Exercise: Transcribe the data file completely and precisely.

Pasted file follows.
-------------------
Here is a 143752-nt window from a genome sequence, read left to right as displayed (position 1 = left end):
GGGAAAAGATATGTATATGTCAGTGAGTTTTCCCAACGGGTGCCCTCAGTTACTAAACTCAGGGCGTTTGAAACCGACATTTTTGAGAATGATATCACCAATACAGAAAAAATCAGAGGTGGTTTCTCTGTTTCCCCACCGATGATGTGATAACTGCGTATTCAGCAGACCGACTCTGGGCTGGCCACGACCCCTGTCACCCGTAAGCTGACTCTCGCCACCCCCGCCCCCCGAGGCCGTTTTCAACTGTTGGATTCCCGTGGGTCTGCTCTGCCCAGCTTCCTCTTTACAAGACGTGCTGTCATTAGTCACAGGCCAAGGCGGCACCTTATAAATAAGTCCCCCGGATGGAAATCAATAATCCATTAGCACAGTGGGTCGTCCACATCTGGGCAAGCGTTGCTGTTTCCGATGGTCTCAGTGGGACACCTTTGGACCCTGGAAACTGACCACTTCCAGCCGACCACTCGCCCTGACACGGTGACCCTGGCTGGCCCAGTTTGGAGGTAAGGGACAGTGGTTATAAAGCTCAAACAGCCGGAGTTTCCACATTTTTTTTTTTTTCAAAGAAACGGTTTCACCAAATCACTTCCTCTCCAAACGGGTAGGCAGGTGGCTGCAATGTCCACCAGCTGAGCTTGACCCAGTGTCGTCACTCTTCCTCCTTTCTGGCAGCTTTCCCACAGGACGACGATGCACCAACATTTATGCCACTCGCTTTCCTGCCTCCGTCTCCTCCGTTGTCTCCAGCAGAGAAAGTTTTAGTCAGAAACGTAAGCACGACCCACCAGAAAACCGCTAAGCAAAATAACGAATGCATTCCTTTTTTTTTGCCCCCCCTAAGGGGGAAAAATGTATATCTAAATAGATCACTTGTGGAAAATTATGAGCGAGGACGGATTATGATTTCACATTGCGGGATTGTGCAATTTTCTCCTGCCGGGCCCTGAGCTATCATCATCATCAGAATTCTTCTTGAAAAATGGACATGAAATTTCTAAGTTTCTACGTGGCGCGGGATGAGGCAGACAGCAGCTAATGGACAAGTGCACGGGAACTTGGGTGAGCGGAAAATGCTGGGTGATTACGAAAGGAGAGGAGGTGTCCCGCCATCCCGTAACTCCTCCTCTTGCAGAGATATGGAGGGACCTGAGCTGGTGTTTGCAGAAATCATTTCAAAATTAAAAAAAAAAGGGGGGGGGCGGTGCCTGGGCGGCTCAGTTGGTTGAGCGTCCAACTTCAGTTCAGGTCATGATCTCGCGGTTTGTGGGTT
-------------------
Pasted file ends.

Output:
Here is a 143752-nt window from a genome sequence, read left to right as displayed (position 1 = left end):
GGGAAAAGATATGTATATGTCAGTGAGTTTTCCCAACGGGTGCCCTCAGTTACTAAACTCAGGGCGTTTGAAACCGACATTTTTGAGAATGATATCACCAATACAGAAAAAATCAGAGGTGGTTTCTCTGTTTCCCCACCGATGATGTGATAACTGCGTATTCAGCAGACCGACTCTGGGCTGGCCACGACCCCTGTCACCCGTAAGCTGACTCTCGCCACCCCCGCCCCCCGAGGCCGTTTTCAACTGTTGGATTCCCGTGGGTCTGCTCTGCCCAGCTTCCTCTTTACAAGACGTGCTGTCATTAGTCACAGGCCAAGGCGGCACCTTATAAATAAGTCCCCCGGATGGAAATCAATAATCCATTAGCACAGTGGGTCGTCCACATCTGGGCAAGCGTTGCTGTTTCCGATGGTCTCAGTGGGACACCTTTGGACCCTGGAAACTGACCACTTCCAGCCGACCACTCGCCCTGACACGGTGACCCTGGCTGGCCCAGTTTGGAGGTAAGGGACAGTGGTTATAAAGCTCAAACAGCCGGAGTTTCCACATTTTTTTTTTTTTCAAAGAAACGGTTTCACCAAATCACTTCCTCTCCAAACGGGTAGGCAGGTGGCTGCAATGTCCACCAGCTGAGCTTGACCCAGTGTCGTCACTCTTCCTCCTTTCTGGCAGCTTTCCCACAGGACGACGATGCACCAACATTTATGCCACTCGCTTTCCTGCCTCCGTCTCCTCCGTTGTCTCCAGCAGAGAAAGTTTTAGTCAGAAACGTAAGCACGACCCACCAGAAAACCGCTAAGCAAAATAACGAATGCATTCCTTTTTTTTTGCCCCCCCTAAGGGGGAAAAATGTATATCTAAATAGATCACTTGTGGAAAATTATGAGCGAGGACGGATTATGATTTCACATTGCGGGATTGTGCAATTTTCTCCTGCCGGGCCCTGAGCTATCATCATCATCAGAATTCTTCTTGAAAAATGGACATGAAATTTCTAAGTTTCTACGTGGCGCGGGATGAGGCAGACAGCAGCTAATGGACAAGTGCACGGGAACTTGGGTGAGCGGAAAATGCTGGGTGATTACGAAAGGAGAGGAGGTGTCCCGCCATCCCGTAACTCCTCCTCTTGCAGAGATATGGAGGGACCTGAGCTGGTGTTTGCAGAAATCATTTCAAAATTAAAAAAAAAAGGGGGGGGGCGGTGCCTGGGCGGCTCAGTTGGTTGAGCGTCCAACTTCAGTTCAGGTCATGATCTCGCGGTTTGTGGGTT